Irene FESZCZYSZYN, Individually and as Administratrix of the Estate of Jaroslaw Feszczyszyn, Deceased, Appellant, v. GENERAL MOTORS CORPORATION, Takata Corporation and Isuzu Motor America Inc., Respondents.
Supreme Court properly denied that part of the cross motion of plaintiff to serve an amended summons and complaint adding Isuzu Motors, Ltd. (Isuzu Ltd.), as a defendant. Where, as here, the Statute of Limitations has expired, “CPLR 203(b) sets forth a ‘relation back’ rule which essentially provides that where there are several defendants and they are ‘united in interest’, commencing an action against one within the applicable statutory period will preserve the action against the others” (Buran v. Coupal, 213 A.D.2d 863, 865, 623 N.Y.S.2d 666, affd. 87 N.Y.2d 173, 638 N.Y.S.2d 405, 661 N.E.2d 978, citing Siegel, N.Y.Prac. § 45, at 55 [2d ed.] ). Isuzu Ltd., however, is not “united in interest” with defendant Isuzu Motors America, Inc., sued herein as Isuzu Motor America Inc. (Isuzu America) (CPLR 203[b] ). The mere existence of a parent-subsidiary corporate relationship is insufficient to establish a unity of interest between the two corporations (see, Derso v. Volkswagen of Am., 159 A.D.2d 937, 938-939, 552 N.Y.S.2d 1001). In actions such as this, related corporations are united in interest only where one corporation is vicariously liable for the acts of the other (see, Santiamagro v. County of Orange, 226 A.D.2d 359, 360, 640 N.Y.S.2d 251; Derso v. Volkswagen of Am., supra, at 939, 552 N.Y.S.2d 1001; Raschel v. Rish, 120 A.D.2d 945, 502 N.Y.S.2d 852, affd. 69 N.Y.2d 694, 512 N.Y.S.2d 22, 504 N.E.2d 389). In order for vicarious liability to exist, “[t]he parent corporation must exercise complete dominion and control [over] the subsidiary's daily operations” (14 N.Y. Jur 2d, Business Relationships, § 41, at 119; see, Allen v. Oberdorfer Foundries, 192 A.D.2d 1077, 595 N.Y.S.2d 995). Plaintiff has failed to show that Isuzu Ltd. exercises complete dominion and control over Isuzu America's daily operations (see, Balderman v. Capital City/Am. Broadcasting Co., 233 A.D.2d 861, 862, 649 N.Y.S.2d 284). The proof submitted by Isuzu America shows that the same directors do not serve on both boards and that Isuzu America is substantially responsible for its own day-to-day operations and the hiring and termination of most of its employees.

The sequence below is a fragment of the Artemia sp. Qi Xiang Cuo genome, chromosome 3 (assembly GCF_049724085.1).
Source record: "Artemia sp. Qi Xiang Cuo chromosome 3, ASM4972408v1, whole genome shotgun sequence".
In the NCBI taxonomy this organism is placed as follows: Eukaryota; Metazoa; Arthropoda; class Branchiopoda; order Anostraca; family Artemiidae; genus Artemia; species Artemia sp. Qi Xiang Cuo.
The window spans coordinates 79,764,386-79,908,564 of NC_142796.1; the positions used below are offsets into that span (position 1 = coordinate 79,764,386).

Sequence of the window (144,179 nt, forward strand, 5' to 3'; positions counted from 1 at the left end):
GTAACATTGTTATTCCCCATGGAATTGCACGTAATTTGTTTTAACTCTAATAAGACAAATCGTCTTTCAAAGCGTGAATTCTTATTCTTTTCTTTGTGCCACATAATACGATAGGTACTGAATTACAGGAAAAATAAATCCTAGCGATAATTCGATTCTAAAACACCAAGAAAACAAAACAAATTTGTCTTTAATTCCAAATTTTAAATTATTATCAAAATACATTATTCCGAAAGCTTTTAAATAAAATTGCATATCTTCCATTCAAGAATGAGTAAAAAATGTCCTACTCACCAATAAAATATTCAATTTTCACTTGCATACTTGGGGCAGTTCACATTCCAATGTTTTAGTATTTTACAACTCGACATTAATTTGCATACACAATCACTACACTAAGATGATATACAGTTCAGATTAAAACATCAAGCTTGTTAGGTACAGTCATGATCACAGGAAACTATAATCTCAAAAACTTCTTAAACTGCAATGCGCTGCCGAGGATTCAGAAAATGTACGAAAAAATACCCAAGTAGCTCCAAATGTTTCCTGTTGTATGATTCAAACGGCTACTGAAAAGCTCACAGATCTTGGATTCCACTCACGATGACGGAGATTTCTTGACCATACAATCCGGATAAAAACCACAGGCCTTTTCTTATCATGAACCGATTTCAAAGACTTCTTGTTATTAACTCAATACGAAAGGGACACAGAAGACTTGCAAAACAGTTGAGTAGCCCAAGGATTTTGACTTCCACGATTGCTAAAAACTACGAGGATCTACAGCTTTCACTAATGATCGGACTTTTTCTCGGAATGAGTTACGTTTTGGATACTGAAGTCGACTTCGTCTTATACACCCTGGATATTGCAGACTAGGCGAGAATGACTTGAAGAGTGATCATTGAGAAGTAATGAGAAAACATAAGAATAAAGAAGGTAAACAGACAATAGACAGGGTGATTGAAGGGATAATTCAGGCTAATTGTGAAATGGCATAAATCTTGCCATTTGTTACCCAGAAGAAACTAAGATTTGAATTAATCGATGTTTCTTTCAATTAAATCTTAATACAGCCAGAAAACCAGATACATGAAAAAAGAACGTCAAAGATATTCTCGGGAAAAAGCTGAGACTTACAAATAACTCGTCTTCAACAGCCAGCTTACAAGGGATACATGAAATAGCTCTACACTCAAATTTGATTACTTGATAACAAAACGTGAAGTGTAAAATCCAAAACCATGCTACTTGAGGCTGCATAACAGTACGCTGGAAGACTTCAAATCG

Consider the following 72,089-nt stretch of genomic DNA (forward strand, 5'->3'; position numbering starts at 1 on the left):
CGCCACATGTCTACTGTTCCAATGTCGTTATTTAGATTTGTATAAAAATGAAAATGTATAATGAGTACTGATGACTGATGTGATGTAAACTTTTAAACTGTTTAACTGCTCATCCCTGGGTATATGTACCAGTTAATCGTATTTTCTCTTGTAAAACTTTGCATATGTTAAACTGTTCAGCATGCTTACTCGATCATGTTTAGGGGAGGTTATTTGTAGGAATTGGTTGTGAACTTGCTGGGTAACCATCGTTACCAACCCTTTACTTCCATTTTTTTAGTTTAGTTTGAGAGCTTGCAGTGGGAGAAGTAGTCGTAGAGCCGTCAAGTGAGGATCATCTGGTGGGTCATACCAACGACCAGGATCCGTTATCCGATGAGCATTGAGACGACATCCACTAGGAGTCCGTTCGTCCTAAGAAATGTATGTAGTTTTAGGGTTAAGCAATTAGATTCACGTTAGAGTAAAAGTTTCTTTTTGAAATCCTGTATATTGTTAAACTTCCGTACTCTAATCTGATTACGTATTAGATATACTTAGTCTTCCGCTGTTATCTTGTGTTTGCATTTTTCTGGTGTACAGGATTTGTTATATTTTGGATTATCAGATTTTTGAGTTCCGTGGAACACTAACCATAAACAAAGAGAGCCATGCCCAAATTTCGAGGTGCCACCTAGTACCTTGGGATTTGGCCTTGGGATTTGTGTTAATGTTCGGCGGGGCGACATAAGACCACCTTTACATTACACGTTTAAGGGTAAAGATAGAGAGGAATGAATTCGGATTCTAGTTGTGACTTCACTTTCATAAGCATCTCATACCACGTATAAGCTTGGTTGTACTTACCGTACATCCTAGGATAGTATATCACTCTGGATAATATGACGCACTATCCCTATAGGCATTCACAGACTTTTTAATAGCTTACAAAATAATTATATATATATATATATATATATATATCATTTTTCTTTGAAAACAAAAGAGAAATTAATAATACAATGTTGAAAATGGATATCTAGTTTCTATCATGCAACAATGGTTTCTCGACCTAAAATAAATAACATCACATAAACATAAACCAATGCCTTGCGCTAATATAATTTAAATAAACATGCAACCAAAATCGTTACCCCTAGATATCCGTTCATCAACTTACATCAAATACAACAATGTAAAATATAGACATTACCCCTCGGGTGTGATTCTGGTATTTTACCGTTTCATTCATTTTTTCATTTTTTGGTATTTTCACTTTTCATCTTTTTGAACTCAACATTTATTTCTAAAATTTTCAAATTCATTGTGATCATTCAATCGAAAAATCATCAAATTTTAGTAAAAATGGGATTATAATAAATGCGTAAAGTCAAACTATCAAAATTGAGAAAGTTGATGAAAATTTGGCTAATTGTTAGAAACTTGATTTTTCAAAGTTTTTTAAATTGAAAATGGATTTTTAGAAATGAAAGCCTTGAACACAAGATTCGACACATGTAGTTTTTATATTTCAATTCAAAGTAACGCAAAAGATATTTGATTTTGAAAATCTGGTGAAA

The court also properly denied that part of the cross motion of plaintiff to amend the summons and complaint to substitute Isuzu Ltd. for Isuzu America as a defendant. “[L]eave to amend pursuant to CPLR 305(c) should be granted where ‘(1) there is evidence that the correct defendant (misnamed in the original process) has in fact been properly served, and (2) the correct defendant would not be prejudiced by granting the amendment sought’ ” (Ingenito v. Grumman Corp., 192 A.D.2d 509, 511, 596 N.Y.S.2d 83, quoting Ober v. Rye Town Hilton, 159 A.D.2d 16, 20, 557 N.Y.S.2d 937; see, Pugliese v. Paneorama Italian Bakery Corp., 243 A.D.2d 548, 664 N.Y.S.2d 602). To succeed on her cross motion, plaintiff was required to show that service of process had been made upon Isuzu Ltd. and that she thereby obtained jurisdiction over it (see, Lamarr v. Klein, 35 A.D.2d 248, 250, 315 N.Y.S.2d 695, affd. 30 N.Y.2d 757, 333 N.Y.S.2d 421, 284 N.E.2d 576). The contention of plaintiff that she obtained jurisdiction over Isuzu Ltd. by serving Isuzu America is without merit. There is no evidence that Isuzu America is a designated agent for service of process upon Isuzu Ltd. Plaintiff further failed to show that Isuzu America is an “involuntary” agent in the absence of “such complete control by the parent over the subsidiary that it negates the conclusion that the subsidiary is operated as a separate and independent entity” (Brandt v. Volkswagen AG., 161 A.D.2d 1149, 1150, 555 N.Y.S.2d 957; see, Pappas & Marshall v. A.J. Ross Logistics, 222 A.D.2d 424, 425, 634 N.Y.S.2d 717).
The court erred, however, in granting the motion of Isuzu America for summary judgment dismissing the complaint against it. Isuzu America failed to make a prima facie showing of entitlement to summary judgment by tendering evidentiary proof in admissible form demonstrating the absence of any material issue of fact (see, Alvarez v. Prospect Hosp., 68 N.Y.2d 320, 324, 508 N.Y.S.2d 923, 501 N.E.2d 572). In its answer to the amended complaint, Isuzu America “admit[s it] is in the business of manufacturing and selling automobiles.” Although the affidavit of plaintiff's expert establishes that the Geo Spectrum operated by plaintiff's decedent is not manufactured by Isuzu America, there is no competent evidence that it is not distributed by Isuzu America. The only evidence submitted by Isuzu America to establish that it does not distribute the vehicle consists of the conclusory affidavits of its trial counsel and its senior manager of legal affairs denying that Isuzu America is responsible for the distribution or importation of the vehicle. Neither attorney states the basis for that assertion. “An affirmation by an attorney without personal knowledge of essential facts is insufficient to support the award of summary judgment” (Werdein v. Johnson, 221 A.D.2d 899, 900, 633 N.Y.S.2d 908). Further, Isuzu America's senior manager of legal affairs admits in another affidavit that Isuzu America “has imported to the United States vehicles manufactured by [Isuzu Ltd.] in Japan”, and Isuzu America has not denied the assertion of plaintiff's attorney in his affirmation that Isuzu America “is exclusively in the business of funneling [Isuzu Ltd.'s products] into the American market * * * [and] is the U.S. conduit through which [Isuzu Ltd.] operates”.
We therefore modify the order by denying the motion of Isuzu America and reinstating the complaint against it.
Order unanimously modified on the law and as modified affirmed without costs.